The Art of Living Frugally

I’ve always found the idea of being a minimalist interesting, although “minimalist” isn’t really a term that we relate to sociologically in the present day. Nowadays, we reference the ideals of minimalism, as in, “being or providing a bare minimum of what is necessary,” through the words “frugal” and “thrifty”.

Since we are no longer primitive hunter-gatherers who live off the land, we don’t define “living on the bare minimum” in the same way. In the past, our current level of technology didn’t exist, so society had a different perspective of what was considered to be the bare minimum. Today, to not have a broadband Internet connection is considered antiquated, since such a large percentage of the population depends on that technology, and it has become a social normality. Not so long ago, most people didn’t even have personal computers, let alone any kind of Internet connection. It’s this consistent evolution of technology that continually develops our perspective of what we define as the bare minimum in society.

As a young adult, it is not uncommon for me to be practicing the art of living frugally. The art of living frugally, you say? Why, yes! Living frugally is indeed an art, let me tell you. Even though Chiang Mai, Thailand is extremely cheap compared to America, that does not negate the fact that I do not have massive amounts of money to throw around. Now, I am not poor, per se; I am just living on the bare minimum, buying only what is necessary to fulfill my immediate needs.

Breakfast, Lunch, Snacks

Just like in America, the same common snacks that a Frugal Ferguson would normally buy there, can also be purchased here, in Thailand.

Peanut Butter and Jelly Sandwiches

Oh, yes. PB & J. The great American favorite. All you need is:

  1. One loaf of bread: $1.00
  2. One small jar of peanut butter: $2.50
  3. One small jar of jelly: $1.50

For only $5.00, PB & J will last you a good 7-10 days or more, depending on how much of each ingredient you use daily. You can also substitute the bread for crackers, and eliminate either the peanut butter or the jelly completely, if you’re really feeling creative.

Ramen Noodles

Oh Ramen, how I adore you. You only cost 6 baht ($0.16) per pack, and you are totally delicious and filling. You are also versatile in the time of day in which you can be eaten! It can be 12 in the afternoon or 12 at night, and you always hit the spot, either way.


This is where Thailand really shines. Why buy expensive Western food, when you can buy cheap Thai food instead? A pizza, sub or burger here costs about $2.00-$5.00, depending on where you buy it from. A full plate of chicken fried rice costs about $1.00-$1.50 anywhere you go (in Chiang Mai). So, what would the frugal traveler choose? The latter, of course, and that extra dollar or so that you know you saved adds an extra layer of love to each meal… that makes the food taste even better!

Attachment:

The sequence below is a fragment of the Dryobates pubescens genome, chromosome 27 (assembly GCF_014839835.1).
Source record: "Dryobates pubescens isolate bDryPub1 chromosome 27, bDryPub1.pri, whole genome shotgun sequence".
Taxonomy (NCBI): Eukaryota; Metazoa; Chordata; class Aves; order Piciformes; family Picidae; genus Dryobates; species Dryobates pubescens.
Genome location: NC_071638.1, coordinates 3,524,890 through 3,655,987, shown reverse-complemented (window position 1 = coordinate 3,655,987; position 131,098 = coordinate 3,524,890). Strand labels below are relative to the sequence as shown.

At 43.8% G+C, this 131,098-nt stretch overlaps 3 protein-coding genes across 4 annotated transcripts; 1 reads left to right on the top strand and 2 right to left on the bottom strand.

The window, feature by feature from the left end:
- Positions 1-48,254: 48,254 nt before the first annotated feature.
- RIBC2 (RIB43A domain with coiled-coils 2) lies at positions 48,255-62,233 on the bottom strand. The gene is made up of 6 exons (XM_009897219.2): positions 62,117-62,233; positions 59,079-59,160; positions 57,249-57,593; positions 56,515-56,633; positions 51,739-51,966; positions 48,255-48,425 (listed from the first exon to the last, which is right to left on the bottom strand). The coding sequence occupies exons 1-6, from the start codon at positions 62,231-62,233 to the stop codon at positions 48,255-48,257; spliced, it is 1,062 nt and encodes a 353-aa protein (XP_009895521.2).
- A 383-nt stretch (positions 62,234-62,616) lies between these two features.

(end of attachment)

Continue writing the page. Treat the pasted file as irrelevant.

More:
Drink Water

Unfortunately, drinkable water is not free in Thailand, but it is still very cheap. In America, bottled water can cost up to $2.50 (or more?) depending on where you buy it from. In Thailand, bottled water is usually 5-10 baht for a small, and usually 20 or 25 baht for a large. If you strictly stick to water, your wallet will assuredly be thanking you in the long run.

You Don’t Need a TV, Private Bathroom, or Air-Conditioning

Everyone likes luxuries, but if you’re scraping by, you can definitely get by without them. You don’t need a TV because you have better things to do than watch TV all day. You don’t need a private bathroom because really, how much time do you spend in the bathroom, anyway? Lastly, you don’t need AC because keeping the windows open and a fan on will create the same effect. Ta-da!

Walk or Ride a Bicycle

In Chiang Mai, you can walk around outside and get everything you need easily. If you’re looking to do exotic things, then of course you will need some transportation. But just for your daily errands, a nice pair of tennis shoes will do the trick.

In Conclusion

Living frugally really just comes down to not being lazy and making good decisions. If you’re willing to go the extra mile to get the cheaper products, it will slowly, but surely, pay off in the end. Cut down on your wants and focus purely on your needs, and you’ll end up saving more, which will allow you to stay abroad even longer!


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